Forward German HQ in Poland • September 24, 1939
On this date in 1939 in Poland, Luftwaffe chief Hermann Goering prepared to send hundreds of aircraft to blitz Warsaw in the largest air raid ever up to that time, while German armored forces prepared for a ground assault on the Polish capital. At 8 a.m. the next day, September 25, known as “Black Monday” in Poland, German airplanes, including some that were obsolete, conducted 1,150 sorties over the city, dropping 560 tons of high-explosive bombs and 72 tons of incendiary bombs. In doing so, Germany shifted the terror bombing of civilian populations into overdrive following Axis experiments on Guernica (1937) and Barcelona (1938) during the Spanish Civil War.
Lt. Col. Wolfram von Richthofen, who was in charge of the Guernica air raid, declared the bombing and strafing of that town, which may have killed over 1,500 people out of a population of 7,000, to have been “a complete technical success” and broke the survivors’ morale. Richthofen employed the same bombing techniques in Poland with greater intensity and to much greater effect. The “Black Monday” bombing ruptured Warsaw’s water pipes and prevented the inferno from being quenched, elating Richthofen who wanted to burn the capital to the ground and turn it into a mere “customs station” in the future. Between aerial and artillery bombardments, 40 percent of the city’s buildings were damaged and 10 percent destroyed. Over 75,000 civilians became casualties before the Polish capital of 1.1 million people (1931 population) surrendered on September 27, 1939. The Germans took over 100,000 prisoners.
The Luftwaffe next firebombed Rotterdam in the Netherlands, this on May 14, 1940, killing 1,000 residents and leaving 78,000 homeless, even though the Dutch city had already capitulated. Quicking the tempo, Germany carried out incendiary raids on an ever larger scale with nighttime attacks on the Midlands city of Coventry and the British capital, London, in 1940–1941 (Blitz).
Incendiary bombing of heavily populated European cities was ratcheted up again when the Allies (chiefly in the form of the Royal Air Force) virtually destroyed the North German city of Hamburg in mid-1943 in raids that killed about 50,000 people out of a population of 1.2 million. The Hamburg “area bombing,” or carpet bombing, of Germany’s second-largest city was a deliberate attack on civilian morale and did little to damage the Nazis’ war machine in contrast to America’s “precision bombing” of German military and industrial targets such as aircraft, shipbuilding, synthetic oil refineries, and transportation system, which inflicted major disruptions on the German military and economy reputedly with fewer civilian casualties. (Postwar critics of the Anglo-American bombing campaign against Nazi Germany maintain that the difference between an RAF area bombing raid and a U.S. “precision bombing” raid was often minimal.)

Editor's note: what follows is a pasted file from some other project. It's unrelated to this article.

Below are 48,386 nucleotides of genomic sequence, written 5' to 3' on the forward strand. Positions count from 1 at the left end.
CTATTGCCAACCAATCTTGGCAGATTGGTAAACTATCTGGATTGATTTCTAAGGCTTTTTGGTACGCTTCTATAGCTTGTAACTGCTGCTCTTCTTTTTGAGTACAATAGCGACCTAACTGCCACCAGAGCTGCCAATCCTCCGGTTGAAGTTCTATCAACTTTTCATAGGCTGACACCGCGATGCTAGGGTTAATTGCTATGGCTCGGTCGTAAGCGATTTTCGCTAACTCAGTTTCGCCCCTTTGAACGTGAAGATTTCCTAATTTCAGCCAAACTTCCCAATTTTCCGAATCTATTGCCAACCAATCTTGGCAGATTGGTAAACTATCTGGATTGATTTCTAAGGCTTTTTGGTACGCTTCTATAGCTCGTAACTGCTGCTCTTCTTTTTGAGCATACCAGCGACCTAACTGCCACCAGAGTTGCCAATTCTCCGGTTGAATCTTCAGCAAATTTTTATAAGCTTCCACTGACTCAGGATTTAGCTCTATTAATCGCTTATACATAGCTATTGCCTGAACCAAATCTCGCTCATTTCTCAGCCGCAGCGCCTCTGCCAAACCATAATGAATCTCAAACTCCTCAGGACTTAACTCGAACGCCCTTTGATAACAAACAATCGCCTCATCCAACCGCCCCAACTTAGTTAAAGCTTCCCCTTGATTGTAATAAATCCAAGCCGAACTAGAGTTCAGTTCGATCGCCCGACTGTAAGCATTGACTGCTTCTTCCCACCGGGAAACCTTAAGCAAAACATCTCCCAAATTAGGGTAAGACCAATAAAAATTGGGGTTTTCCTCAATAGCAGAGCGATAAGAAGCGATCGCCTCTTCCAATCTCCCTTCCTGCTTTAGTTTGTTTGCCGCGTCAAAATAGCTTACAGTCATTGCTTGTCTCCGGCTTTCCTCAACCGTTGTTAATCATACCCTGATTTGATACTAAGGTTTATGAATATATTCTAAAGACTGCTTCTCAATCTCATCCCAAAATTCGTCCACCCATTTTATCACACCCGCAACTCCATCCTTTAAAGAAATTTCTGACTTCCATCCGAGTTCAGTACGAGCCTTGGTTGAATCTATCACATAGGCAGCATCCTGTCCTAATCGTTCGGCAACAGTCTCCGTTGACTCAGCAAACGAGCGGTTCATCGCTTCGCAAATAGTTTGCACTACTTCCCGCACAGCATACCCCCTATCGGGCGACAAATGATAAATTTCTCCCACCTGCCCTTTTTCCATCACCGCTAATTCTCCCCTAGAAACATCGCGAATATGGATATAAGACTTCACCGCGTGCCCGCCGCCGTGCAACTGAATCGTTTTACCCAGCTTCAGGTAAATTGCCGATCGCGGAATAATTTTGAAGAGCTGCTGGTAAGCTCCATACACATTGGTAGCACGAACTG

Three months before Germany’s surrender in May 1945, 1,300 U.S. and British heavy bombers unleashed 4,000 tons of bombs on Dresden, destroying 15 square miles of that historic city in a conflagration that killed some 25,000 people. Half a world away, Japan’s capital, Tokyo, was the worst-ravaged of any firebombed city when on March 9–10, 1945, 90,000 civilians were killed outright and 40,000 later died when U.S. napalm-filled “block burners” spread a fire typhoon through the city.
Terror Bombing Warsaw: The Luftwaffe’s Aerial Bombardment Campaign of 1939
Left: Burning Warsaw, September 1939. The Luftwaffe opened the German attack on Poland’s capital on September 1, 1939. As German armored units approached Warsaw on September 8 and 10, Junkers Ju‑87 Stukas and bombers attacked the city, the slow-speed Stukas strafing civilians as they flew over the city. On the 13th, Luftwaffe bombers caused widespread fires. On September 25 Luftwaffe bombers, in coordination with heavy artillery shelling, dropped 632 high-explosive and incendiary bombs that badly damaged Warsaw’s city center.
Right: Under aerial cover German forces entered Warsaw on September 27, 1939, after three key forts in the city defenses were captured and the Polish garrison surrendered. After the capitulation approximately 5,000 officers and 97,000 soldiers and NCOs were taken into captivity, many never to be seen again.
Left: From the first hours of the war, Warsaw was the target of an unrestricted aerial bombardment campaign, and the Luftwaffe used all available aircraft in its inventory. Apart from the military facilities such as infantry barracks, the airport, and an aircraft factory, German pilots also targeted civilian facilities such as water works, hospitals, market places, and schools in an effort to terrorize the city’s defenders into surrendering. In this photo a nine-year-old boy takes time out from a search for food for his family. His father, later taken away by the Nazis, never returned.
Right: Between air and ground assaults in September 1939, Warsaw suffered 25,800 civilian deaths, while approximately 50,000 were wounded. Forty percent of the city’s buildings were damaged and 10 percent destroyed. The terror bombing of the Polish capital played a key role in the country’s defeat. The Polish Army lost approximately 6,000 killed in action and 16,000 wounded in what Poles call the Polish Defensive War of 1939. As courageously as they fought, the Poles were simply outmatched by the more modern Wehrmacht (German armed forces). German casualties are estimated at 1,500 dead and 5,000 wounded. In the course of the nearly six-year-long conflict in Poland close to 85 percent of Warsaw was destroyed, in part due to mass aerial bombings and heavy artillery fire by opposing German and Soviet forces in 1944–1945, and the demolition campaign by vengeful Germans against the capital’s inhabitants who had staged an unsuccessful uprising between August and the first three days of October 1944.
Captured German Films Document the Invasion of Poland in 1939